Notes And Questions For NCERT Class 10 Science Our Environment

Notes for Class 10

Students should refer to the below Our Environment Class 10 notes prepared as per the latest curriculum issued by CBSE and NCERT. These notes and questions are really useful as they have been developed based on the most scoring topics and expected questions in upcoming examinations for Class 10. Our Environment is an important topic in Science Class 10 which if understood properly can help students to get very good marks in class tests and exams.

Our Environment Class 10 Notes and Questions PDF Download

Read the notes below which will help you to understand all important and difficult topics in this chapter. There are some topics in Our Environment chapter which you should understand carefully as many questions can come from those parts. Our team of teachers have designed the revision notes so that its helpful for students to revise entire course prior to the class tests.

It is the sum total of all external factors,substances, living beings and conditions that surround an organism & effect the same without becoming its part.

Waste are useless left over or discarded materials.They can be gaseous, liquid or solid.

Biodegradable Wastes

  • They are wastes which are broken down and disposed of naturally by saprophytes or decomposers.
  • Biodegradable wastes generally organic wastes,e.g., garbage, sewage, livestock waste, used tea leaves.
  • They can also be diposed of through waste treatment plants or converted into an agricultural resource of manure and compost.

Non-biodegradable wastes :

  • They are the wastes which cannot be broken down by decomposers because they do not have enzymes for the same.
  • Most of the nonbiodegrable wastes are human made, e.g., plastic, crockery, metallic cans, glass articles, polythene bgas, synthene fibres, silver foil, many pesticides (e.g., BHC, DDT).
  • Some of the soluble but nonbiodegradable chemicals enter food chains, persists, undergo biomagnification and harm the consumers of various levels includings humans.

Ecosystem is a self contained ecological system which consists of a distinct biotic community and the physical environment, both interacting and exchanging material between them.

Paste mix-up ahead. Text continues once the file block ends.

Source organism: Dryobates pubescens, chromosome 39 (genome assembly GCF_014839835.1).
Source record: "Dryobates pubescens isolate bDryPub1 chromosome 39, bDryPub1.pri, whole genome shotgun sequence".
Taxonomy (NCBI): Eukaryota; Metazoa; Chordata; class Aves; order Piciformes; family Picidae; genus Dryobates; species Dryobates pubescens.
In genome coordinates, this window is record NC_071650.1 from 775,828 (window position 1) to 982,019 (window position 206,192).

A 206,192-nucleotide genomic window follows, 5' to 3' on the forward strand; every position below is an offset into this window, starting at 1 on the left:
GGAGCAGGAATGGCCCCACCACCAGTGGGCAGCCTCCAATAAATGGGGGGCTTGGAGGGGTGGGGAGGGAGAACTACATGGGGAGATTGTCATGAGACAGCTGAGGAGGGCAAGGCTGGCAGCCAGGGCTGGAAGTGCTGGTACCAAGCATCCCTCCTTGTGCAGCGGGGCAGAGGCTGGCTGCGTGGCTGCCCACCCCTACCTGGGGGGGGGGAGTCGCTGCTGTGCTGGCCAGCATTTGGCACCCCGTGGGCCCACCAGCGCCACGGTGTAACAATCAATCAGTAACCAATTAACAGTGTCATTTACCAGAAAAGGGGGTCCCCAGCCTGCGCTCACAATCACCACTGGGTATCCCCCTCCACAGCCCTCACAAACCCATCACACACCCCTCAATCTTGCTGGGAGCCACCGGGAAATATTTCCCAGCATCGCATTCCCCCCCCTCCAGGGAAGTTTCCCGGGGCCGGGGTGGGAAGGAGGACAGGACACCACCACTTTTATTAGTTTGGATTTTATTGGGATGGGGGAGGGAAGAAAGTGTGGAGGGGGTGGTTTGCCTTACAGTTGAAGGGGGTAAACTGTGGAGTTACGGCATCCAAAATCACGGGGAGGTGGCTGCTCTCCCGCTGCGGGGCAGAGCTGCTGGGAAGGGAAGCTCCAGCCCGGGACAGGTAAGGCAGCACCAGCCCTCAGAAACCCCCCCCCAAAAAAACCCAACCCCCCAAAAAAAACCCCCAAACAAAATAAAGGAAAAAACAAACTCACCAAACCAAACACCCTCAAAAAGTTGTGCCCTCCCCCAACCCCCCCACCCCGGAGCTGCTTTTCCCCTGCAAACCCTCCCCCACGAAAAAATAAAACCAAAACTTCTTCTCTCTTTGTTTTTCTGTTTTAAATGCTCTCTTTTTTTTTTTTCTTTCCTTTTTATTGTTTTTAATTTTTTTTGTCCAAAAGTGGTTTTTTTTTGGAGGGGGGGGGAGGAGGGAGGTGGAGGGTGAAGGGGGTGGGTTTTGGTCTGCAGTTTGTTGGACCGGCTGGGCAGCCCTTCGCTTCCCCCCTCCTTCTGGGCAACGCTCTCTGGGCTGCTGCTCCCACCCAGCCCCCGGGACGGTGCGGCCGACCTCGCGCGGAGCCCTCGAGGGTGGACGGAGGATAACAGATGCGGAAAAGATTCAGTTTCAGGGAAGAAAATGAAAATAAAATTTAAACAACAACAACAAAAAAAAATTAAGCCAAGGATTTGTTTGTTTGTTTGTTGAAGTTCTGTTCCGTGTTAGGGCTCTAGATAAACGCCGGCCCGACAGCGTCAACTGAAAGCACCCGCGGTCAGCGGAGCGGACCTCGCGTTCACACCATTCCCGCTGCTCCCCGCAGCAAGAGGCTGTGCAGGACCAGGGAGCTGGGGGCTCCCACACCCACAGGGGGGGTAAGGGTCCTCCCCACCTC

Natural Ecosystem.
They are ecosystems which develop in nature without human support. Natural ecosystems are of two types, terrestrial and aquatic.

Terrestrial Ecosystems :
Occurs over land. They are of three major types desert, grassland and forest. Aquatic ecosystems are found in water bodies, e.g. ponds, lakes, rivers (fresh water), estuaries, marine (salt water)

Artificial Ecosystems.
They are ecosystem which have been created and are maintained by human beings.

Ecosystem consists of two types of components,biotic and abiotic.

Biotic components:
They incluce all the living organisms present in the ecosystem. The assemblage of populations of different living organisms present in an ecosystem is also called biotic community. Autotrophs are also called producers. All other organisms which are unable to manufacture their own food are called heterotrophs. Heterotrophs are of two types, consumers and decomposers.

Producers : They are green plants, blue-green algae (= cyanobacteria), some bacteria and minute free floating autotrophic organisms called phytoplankton. All of them possess chlorophyll. The energy contained in food is chemical energy. It is the transformed form of solar energy that has been absorbed with the help of chlorophyll of producers. Because of it, the producers are also called transducers or converters.

Consumers : They are organisms which feed on other organisms. Consumers are of four types – herbivores, carnivores, omnivores and parasites.

(i) Herbivores – They are animals which directly feed on plants. Herbivores are also called primary or first order consumers. As they convert plant matter into animal matter, the
herbivores are often called key industry animals.

(ii) Carnivores – They are animals which prey upon other animals and feed on their flesh. The carnivores which feed on herbivores are named as primary carnivores or second order consumers, e.g., frog, wild cat, jackal, fox, snake, some birds and fishes.

(iii) Omnivores – They are animals which feed on both plant and animal diets, e.g., human beings, cockroach, dog, bear, crow, ant. Human food consists of plant food (e.g., grains, pulses, vegetables, fruits, oil seeds) as well as animal products (e.g., milk, meat, fish, egg).

Decomposers :They are saprophytes which obtain their nourishment from organic remains. Decomposers secrete enzymes over the organic remains. It causes breakdown of organic remains into simpler and soluble substances that are absorbed by saprophytes. In the process various inorganic raw materials are released. The phenomenon is called mineralisation. They are also known as microconsumers because they are small sized heterotrophs, e.g., many bacteria many fungi.